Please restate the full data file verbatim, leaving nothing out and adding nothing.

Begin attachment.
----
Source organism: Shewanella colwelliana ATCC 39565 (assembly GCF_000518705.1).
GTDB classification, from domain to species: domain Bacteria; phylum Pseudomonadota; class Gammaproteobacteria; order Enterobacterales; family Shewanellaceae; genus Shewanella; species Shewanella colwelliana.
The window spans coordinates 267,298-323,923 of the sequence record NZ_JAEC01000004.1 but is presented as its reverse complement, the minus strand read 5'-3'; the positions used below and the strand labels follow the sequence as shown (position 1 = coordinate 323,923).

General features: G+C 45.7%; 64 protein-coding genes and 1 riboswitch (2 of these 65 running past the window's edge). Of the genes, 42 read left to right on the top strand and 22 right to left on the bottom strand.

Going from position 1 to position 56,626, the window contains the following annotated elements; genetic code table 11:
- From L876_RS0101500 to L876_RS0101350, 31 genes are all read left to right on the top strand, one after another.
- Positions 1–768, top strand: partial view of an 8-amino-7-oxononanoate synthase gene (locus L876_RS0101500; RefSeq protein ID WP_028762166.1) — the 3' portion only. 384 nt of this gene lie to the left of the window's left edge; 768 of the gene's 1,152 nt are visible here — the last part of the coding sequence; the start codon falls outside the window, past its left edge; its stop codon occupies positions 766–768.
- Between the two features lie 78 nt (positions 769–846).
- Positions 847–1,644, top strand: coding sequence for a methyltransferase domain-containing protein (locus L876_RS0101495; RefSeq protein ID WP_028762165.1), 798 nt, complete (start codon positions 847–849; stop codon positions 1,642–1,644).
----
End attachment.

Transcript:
Source organism: Shewanella colwelliana ATCC 39565 (assembly GCF_000518705.1).
GTDB classification, from domain to species: domain Bacteria; phylum Pseudomonadota; class Gammaproteobacteria; order Enterobacterales; family Shewanellaceae; genus Shewanella; species Shewanella colwelliana.
The window spans coordinates 267,298-323,923 of the sequence record NZ_JAEC01000004.1 but is presented as its reverse complement, the minus strand read 5'-3'; the positions used below and the strand labels follow the sequence as shown (position 1 = coordinate 323,923).

General features: G+C 45.7%; 64 protein-coding genes and 1 riboswitch (2 of these 65 running past the window's edge). Of the genes, 42 read left to right on the top strand and 22 right to left on the bottom strand.

Going from position 1 to position 56,626, the window contains the following annotated elements; genetic code table 11:
- From L876_RS0101500 to L876_RS0101350, 31 genes are all read left to right on the top strand, one after another.
- Positions 1–768, top strand: partial view of an 8-amino-7-oxononanoate synthase gene (locus L876_RS0101500; RefSeq protein ID WP_028762166.1) — the 3' portion only. 384 nt of this gene lie to the left of the window's left edge; 768 of the gene's 1,152 nt are visible here — the last part of the coding sequence; the start codon falls outside the window, past its left edge; its stop codon occupies positions 766–768.
- Between the two features lie 78 nt (positions 769–846).
- Positions 847–1,644, top strand: coding sequence for a methyltransferase domain-containing protein (locus L876_RS0101495; RefSeq protein ID WP_028762165.1), 798 nt, complete (start codon positions 847–849; stop codon positions 1,642–1,644).